October 17, 2006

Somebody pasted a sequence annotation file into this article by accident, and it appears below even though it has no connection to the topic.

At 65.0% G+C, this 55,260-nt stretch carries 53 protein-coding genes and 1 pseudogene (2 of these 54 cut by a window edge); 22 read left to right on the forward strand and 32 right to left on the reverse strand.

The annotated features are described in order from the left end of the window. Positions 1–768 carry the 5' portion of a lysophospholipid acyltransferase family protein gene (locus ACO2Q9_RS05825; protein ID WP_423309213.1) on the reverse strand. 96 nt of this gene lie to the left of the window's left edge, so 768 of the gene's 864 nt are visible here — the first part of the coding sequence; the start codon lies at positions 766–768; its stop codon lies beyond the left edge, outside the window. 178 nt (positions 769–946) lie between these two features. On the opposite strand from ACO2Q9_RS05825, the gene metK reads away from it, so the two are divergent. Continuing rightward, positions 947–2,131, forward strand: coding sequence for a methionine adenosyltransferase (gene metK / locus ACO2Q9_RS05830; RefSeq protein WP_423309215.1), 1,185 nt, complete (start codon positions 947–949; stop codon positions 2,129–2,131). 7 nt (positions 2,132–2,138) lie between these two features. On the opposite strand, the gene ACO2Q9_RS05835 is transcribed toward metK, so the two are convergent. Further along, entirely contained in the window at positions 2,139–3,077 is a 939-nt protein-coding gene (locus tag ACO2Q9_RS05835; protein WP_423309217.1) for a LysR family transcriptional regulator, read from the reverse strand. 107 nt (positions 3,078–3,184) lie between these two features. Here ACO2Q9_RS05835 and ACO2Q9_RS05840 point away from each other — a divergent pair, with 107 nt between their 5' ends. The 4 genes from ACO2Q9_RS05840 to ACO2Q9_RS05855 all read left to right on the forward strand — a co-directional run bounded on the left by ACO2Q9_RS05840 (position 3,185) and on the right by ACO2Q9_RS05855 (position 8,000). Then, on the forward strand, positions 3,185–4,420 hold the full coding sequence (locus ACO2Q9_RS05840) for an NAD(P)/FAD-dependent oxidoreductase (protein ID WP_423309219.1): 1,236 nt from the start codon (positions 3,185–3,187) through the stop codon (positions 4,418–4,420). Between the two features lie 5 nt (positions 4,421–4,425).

MAO occasionally has late opening nights where there's food, music and conversation (at least, if the ace Big Village have anything to do with it) to complement the work on display. On Fri 13 Oct the gallery was open (7-10.30pm) to celebrate Black History Month. I went along primarily for the music - local vocalist Asher Dust (ex Big Speakers), and impressive Zimbabwean male a cappella group Amanguni - but stumbled on the best exhibition I've seen at the gallery in some time. A mix of beautiful drawings, graphic work, sculpture and huge painterly canvases incorporating collage, there are surprises and delights at every turn. I rarely get the feeling of being touched by an artwork (more often experiencing a kind of neutral, intellectual process of disinterested looking), but in this case the work went straight to my guts. It's political, and it references familiar popular culture, so it draws you in, cleverly and subtly compelling you to feel a bit of what the depicted figures might be feeling. It's also beautiful. In the small room between the main galleries upstairs the viewer faces two large glass-framed pictures side by side, one plain white, one plain black but for some grinning teeth and eyes. Examine the title of the piece, look closer and you might find out something about yourself! I love this kind of thing - not trickery, but beautiful, witty prodding of your mind. Which is what I wish art could do more often.